Amazon is also poised to serve as a portal for government purchases. Last year, a provision in a law passed by Congress required the General Services Administration (GSA) to set up “commercial e-commerce portals” for government purchase orders costing less than $25,000. This law became known as the “Amazon amendment” among critics.

Amazon didn’t earn this deal based on merit or business acumen. Instead, it used its political influence to change the outcome. As The Guardian revealed, in 2017, the head of Amazon Business’s public sector division, Anne Rung, privately advised on the GSA internet portal before the legislation was finalized and the company was chosen. Coincidentally, Rung was a former official in the Obama administration and she even ran the Office of Management and Budget’s Federal Procurement Policy office before joining Amazon.

Technically, there is nothing illegal about all this (there isn’t a law, yet, banning Washington’s revolving door). But the fact is Amazon is receiving advantages that other stakeholders, such as public interest groups, are not receiving.

Not only that, Amazon won another contract to become the chief supplier of goods like stationery and books to thousands of local governments and municipalities – a contract worth up to $5.5 billion.

It’s safe to say the government has become Amazon’s best customer, providing a steady stream of commerce that has been most lucrative for the company.


Last year, AWS generated $1.4 billion in operating income for Amazon in Q1 alone. Later that year the figure increased by 46 percent to $6.7 billion.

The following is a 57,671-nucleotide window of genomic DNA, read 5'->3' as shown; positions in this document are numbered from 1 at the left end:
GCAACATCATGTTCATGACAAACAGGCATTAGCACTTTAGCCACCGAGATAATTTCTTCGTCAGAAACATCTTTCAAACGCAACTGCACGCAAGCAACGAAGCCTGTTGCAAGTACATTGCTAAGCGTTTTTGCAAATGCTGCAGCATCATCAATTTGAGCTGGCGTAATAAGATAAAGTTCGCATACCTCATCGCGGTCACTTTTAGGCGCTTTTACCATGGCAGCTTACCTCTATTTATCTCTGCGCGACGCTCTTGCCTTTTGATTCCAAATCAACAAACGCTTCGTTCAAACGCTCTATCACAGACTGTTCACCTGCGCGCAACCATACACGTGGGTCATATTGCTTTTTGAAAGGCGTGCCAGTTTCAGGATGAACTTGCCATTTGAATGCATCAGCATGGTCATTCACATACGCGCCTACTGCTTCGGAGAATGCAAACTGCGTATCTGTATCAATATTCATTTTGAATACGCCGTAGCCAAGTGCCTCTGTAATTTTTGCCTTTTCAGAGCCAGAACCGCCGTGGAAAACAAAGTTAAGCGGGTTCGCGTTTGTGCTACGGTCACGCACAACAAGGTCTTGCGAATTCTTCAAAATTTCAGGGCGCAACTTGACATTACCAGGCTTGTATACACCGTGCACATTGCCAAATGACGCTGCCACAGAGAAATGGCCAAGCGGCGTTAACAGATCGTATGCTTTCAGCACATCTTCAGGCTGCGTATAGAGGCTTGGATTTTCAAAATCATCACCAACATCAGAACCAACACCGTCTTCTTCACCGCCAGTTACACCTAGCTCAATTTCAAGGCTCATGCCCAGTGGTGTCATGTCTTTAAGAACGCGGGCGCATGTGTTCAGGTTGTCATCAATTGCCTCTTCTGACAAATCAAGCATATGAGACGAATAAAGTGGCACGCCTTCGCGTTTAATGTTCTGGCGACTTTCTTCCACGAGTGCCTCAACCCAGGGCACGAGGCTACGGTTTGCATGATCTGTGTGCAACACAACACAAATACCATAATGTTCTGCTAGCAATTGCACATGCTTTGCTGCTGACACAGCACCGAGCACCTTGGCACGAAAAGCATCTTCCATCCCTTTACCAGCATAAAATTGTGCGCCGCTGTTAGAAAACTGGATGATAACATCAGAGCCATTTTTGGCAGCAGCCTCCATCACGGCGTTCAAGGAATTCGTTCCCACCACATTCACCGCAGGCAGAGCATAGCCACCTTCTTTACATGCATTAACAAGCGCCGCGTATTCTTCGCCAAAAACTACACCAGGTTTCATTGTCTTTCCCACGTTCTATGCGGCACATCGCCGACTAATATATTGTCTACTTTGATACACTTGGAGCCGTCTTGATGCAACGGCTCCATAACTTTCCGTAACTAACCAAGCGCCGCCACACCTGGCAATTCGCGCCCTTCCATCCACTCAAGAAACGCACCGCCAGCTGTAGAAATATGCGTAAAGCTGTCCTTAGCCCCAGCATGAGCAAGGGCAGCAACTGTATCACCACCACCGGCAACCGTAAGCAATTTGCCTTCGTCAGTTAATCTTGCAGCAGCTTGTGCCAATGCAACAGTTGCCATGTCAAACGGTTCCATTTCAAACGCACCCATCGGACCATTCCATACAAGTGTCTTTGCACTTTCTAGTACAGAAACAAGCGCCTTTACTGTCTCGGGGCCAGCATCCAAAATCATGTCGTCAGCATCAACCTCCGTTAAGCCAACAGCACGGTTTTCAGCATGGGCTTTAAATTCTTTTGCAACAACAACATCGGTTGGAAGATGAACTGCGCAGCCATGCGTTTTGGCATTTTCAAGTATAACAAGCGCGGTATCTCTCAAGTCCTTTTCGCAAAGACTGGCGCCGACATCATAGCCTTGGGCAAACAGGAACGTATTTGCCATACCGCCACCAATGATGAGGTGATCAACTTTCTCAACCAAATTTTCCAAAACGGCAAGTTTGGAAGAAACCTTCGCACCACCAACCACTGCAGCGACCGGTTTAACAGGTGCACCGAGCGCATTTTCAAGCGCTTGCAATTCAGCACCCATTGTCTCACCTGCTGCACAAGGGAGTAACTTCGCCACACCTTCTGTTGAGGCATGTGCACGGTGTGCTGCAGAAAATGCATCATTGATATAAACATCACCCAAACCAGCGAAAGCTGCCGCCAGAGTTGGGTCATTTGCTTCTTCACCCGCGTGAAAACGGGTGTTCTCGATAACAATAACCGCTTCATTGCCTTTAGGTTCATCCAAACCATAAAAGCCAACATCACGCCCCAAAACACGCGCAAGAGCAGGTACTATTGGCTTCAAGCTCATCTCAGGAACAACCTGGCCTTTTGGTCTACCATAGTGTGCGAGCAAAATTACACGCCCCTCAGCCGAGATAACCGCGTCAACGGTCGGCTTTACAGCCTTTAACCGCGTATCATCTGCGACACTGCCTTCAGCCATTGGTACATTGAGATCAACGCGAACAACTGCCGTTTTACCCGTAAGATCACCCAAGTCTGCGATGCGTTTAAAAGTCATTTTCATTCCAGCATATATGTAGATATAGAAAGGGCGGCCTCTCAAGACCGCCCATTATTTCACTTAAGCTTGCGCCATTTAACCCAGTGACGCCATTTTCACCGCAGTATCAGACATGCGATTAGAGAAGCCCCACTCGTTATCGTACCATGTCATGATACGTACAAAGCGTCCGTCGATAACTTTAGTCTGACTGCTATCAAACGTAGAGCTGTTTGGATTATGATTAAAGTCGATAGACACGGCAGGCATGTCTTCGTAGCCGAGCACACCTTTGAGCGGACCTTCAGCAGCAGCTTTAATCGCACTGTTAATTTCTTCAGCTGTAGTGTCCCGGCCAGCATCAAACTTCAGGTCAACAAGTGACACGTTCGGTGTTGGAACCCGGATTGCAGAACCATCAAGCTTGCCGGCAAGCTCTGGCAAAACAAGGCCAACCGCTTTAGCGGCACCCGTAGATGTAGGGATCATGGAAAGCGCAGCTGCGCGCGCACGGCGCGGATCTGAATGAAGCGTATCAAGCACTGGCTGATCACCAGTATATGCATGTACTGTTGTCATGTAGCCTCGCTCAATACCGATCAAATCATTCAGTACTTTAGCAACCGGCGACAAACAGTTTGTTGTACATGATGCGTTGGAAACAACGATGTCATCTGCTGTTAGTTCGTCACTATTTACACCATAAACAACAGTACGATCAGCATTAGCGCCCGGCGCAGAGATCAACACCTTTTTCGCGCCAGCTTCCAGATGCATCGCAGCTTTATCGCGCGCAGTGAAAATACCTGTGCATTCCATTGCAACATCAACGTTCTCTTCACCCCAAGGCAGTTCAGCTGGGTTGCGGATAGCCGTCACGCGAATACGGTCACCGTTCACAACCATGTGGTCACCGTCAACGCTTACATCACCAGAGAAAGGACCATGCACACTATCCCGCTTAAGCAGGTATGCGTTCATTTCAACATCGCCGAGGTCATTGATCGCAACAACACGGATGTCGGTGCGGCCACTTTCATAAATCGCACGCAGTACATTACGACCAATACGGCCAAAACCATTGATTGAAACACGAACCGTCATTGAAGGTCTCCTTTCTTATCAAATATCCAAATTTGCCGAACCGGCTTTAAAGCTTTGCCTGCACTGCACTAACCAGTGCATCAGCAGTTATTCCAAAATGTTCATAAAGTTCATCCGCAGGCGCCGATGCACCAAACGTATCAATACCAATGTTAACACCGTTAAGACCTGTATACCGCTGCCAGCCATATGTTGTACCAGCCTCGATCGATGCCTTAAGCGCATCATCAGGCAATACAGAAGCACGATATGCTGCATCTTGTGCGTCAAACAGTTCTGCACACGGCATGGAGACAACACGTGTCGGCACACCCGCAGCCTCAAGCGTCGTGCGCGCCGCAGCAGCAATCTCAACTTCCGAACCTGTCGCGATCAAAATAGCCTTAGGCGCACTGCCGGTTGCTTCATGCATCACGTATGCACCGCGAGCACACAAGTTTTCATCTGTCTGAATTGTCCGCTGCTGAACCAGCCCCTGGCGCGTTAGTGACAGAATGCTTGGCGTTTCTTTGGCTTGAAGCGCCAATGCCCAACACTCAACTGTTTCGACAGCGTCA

Amazon’s lack of transparency about the expansion of its cloud storage is disappointing – but not surprising. Despite all the information we have on AWS and its quid pro quo relationship with our government, we still don’t know the sheer magnitude of its size and scope.

This because most of the information remains classified – including its CIA contract – due to Amazon’s refusal to reveal intricate details of its contracts and deals. Amazon often declines to comment about how much of its business is connected to the federal government. It’s only through FOIA requests that we are able to glean the partial information that is available.

Are we comfortable, as citizens, entrusting an untrustworthy, mega of mega-companies with the responsibility of storing information for our local and federal government? We were never given a choice in the matter, much less a say. Even more concerning, Amazon’s invasive surveillance technology, like Rekognition and Alexa, sends information to similar clouds to be processed and matched to a database.

The fact that Amazon has become the de facto government provider for both surveillance technology and cloud storage is a troubling development that signals a disturbing relationship between business and the officials who run our state. It was Benito Mussolini’s ghostwriter, Giovanni Gentile, who stated that “fascism should more appropriately be called corporatism, because it is a merger of state and corporate power.”

One need look no further than the future location of Amazon’s HQ2 – in Arlington County, Virginia, one mile south of the Pentagon to observe this encroaching merger. The symbolism of the symbiosis between state and corporate power couldn’t be clearer.

Our government, and the officials we elect, are addicted to the line of supporting free-market economics at all costs. But in reality, that government consistently prefers to cut deals with corporations that operate surreptitiously and clandestinely. We, as citizens, must remain vigilant or we may soon be faced with a monster too big to take down.